Here are 10 things you didn’t know about me and my education followed by the greatest lesson that I learned.
- I am the first and only person in my family to graduate with a bachelor’s degree.
My best friend’s parents lent me $600 to attend my first semester in school.
I worked full-time in retail job my entire college career.
It took me eight years to graduate … with a bachelor’s degree.
I got a call a week before I crossed the graduation stage that I didn’t graduate.
I had to adjust my degree from double major Spanish/Mass Communications to Mass Communication Major/Spanish Minor because I should have taken one Spanish class elective but took Guitar 101 instead.
I don’t know how to play the guitar.
I’m still learning Spanish. Wait. You may have already known that.
I studied abroad in Spain for a summer and it was the best student loan money that I ever spent.
Going to and graduating from college changed my life.
From the list above, I’m most concerned with number one. Notice number 10? It’s true. Going to college and graduating from college did change my life. And that’s what I wish for my family.
There were experiences and lessons that I learned from supporting myself through college that have shaped me to be the woman that I am today. Today, I get to wake up every day and work on my dreams of being a successful entrepreneur. The most important lesson that I learned was to never give up. There were plenty of times that I wanted to. Frankly, who could tell me not to? Remember, I was the first person in my family to get a degree.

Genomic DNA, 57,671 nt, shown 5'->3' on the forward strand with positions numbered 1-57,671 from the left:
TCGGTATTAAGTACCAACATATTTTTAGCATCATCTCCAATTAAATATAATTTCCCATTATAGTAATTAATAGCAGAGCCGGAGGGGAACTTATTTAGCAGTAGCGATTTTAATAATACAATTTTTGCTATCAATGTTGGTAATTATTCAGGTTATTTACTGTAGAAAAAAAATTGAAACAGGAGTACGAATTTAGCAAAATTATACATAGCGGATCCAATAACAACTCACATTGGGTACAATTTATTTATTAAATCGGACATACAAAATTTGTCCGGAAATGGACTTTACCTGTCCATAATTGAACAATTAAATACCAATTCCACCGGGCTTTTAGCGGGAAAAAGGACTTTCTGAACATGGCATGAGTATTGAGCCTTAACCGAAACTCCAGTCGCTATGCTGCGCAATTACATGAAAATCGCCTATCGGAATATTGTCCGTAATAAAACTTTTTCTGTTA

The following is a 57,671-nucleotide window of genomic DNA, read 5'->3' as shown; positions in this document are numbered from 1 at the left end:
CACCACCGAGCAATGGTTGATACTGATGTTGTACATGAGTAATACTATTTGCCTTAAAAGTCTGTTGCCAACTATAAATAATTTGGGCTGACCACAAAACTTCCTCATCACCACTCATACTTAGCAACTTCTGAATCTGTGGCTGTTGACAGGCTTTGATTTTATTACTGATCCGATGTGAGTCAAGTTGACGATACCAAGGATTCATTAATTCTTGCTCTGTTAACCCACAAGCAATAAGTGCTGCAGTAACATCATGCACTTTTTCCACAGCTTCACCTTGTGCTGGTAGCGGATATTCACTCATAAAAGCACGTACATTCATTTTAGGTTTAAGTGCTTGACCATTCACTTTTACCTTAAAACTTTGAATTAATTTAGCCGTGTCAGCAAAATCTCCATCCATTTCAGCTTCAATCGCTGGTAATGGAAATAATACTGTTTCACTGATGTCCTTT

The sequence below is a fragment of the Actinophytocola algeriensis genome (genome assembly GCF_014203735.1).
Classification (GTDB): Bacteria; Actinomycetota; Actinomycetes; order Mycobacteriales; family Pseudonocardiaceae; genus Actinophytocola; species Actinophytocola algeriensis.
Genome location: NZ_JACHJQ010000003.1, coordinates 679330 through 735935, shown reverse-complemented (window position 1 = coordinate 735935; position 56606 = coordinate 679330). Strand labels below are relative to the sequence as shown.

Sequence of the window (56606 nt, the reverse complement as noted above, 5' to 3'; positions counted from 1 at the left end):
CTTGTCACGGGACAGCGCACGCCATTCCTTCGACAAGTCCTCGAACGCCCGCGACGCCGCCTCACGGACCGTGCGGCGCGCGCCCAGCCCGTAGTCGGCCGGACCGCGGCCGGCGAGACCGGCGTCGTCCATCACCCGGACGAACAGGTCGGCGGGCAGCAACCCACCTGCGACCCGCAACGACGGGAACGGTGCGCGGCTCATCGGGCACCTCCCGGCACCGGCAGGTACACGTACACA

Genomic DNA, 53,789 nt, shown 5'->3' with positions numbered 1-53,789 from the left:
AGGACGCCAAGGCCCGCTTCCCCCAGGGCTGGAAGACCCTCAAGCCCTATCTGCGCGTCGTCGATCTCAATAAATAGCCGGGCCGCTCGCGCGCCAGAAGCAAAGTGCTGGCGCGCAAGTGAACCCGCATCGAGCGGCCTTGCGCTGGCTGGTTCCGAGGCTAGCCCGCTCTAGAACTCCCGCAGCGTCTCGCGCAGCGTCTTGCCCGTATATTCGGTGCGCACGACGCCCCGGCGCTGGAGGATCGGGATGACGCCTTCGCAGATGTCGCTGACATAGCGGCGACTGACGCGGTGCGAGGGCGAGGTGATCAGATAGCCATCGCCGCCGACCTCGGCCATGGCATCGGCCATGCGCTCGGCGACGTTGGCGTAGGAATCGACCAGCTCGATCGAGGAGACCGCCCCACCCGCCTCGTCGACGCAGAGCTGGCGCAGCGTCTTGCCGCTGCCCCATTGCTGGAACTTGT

It was meeting fellow students who had less than I and still showed up every day that kept me going.
It was studying abroad and learning about a world outside of my own that kept me going.
It was diving into my Chicano-Literature classes and learning that people who looked like me were authors and had PhD’s that kept me going.
I learned to never give up.
I remember after having a grueling week at work and tiring week of school, I was feeling pretty defeated. A friend looked at me straight in the eyes and said, “You are one of the strongest people that I know.” He went on to say that he knew others who gave up way before they reached the point where I was.
The strongest person he knew?! That kept me going. It was hard, queridos. I had to work to pay for college and when I finally could get student loans, I had to work to pay rent, my food, my bills and my car.
I never gave up. I graduated.
It’s not too late for my family or anyone to finish their degrees. And to the next generation, I hope that my real story of persistence is an example for them to never give up on getting to and through college. I share my experiences with them. I also share resources with them because I don’t want them to have to work full-time like I did while working towards their degrees.
Hispanic Scholarship Fund #FortheDreamSweeps
The For The Dream program has a sweepstakes component, #ForTheDreamSweeps, in which Coca-Cola is awarding one College Tour Experience and 34 x $500 grants to cover education expenses.
- There are two ways to enter the sweepstakes:
- Entering a product code on its microsite: http://coke.com/forthedream
- Posting a selfie on Twitter or Instagram with someone who is helping you achieve your college dreams, and hashtagging it #ForTheDreamSweeps.
- The #ForTheDream program and #ForTheDreamSweeps starts July 1, and ends Aug. 31.
For more information, please visit http://coke.com/forthedream.
Coca-Cola Themed Summer Prize Pack GIVEAWAY
After you have enter the #FortheDreamSweeps, I have another fun giveaway! Who loves Coca-Cola gear? Thanks to Coca-Cola, I have a fun Coca-Cola-themed Summer Prize pack that features a logo cooler bag, sunglasses, Mason Jar tumbler and a visor for one lucky Que Means What reader!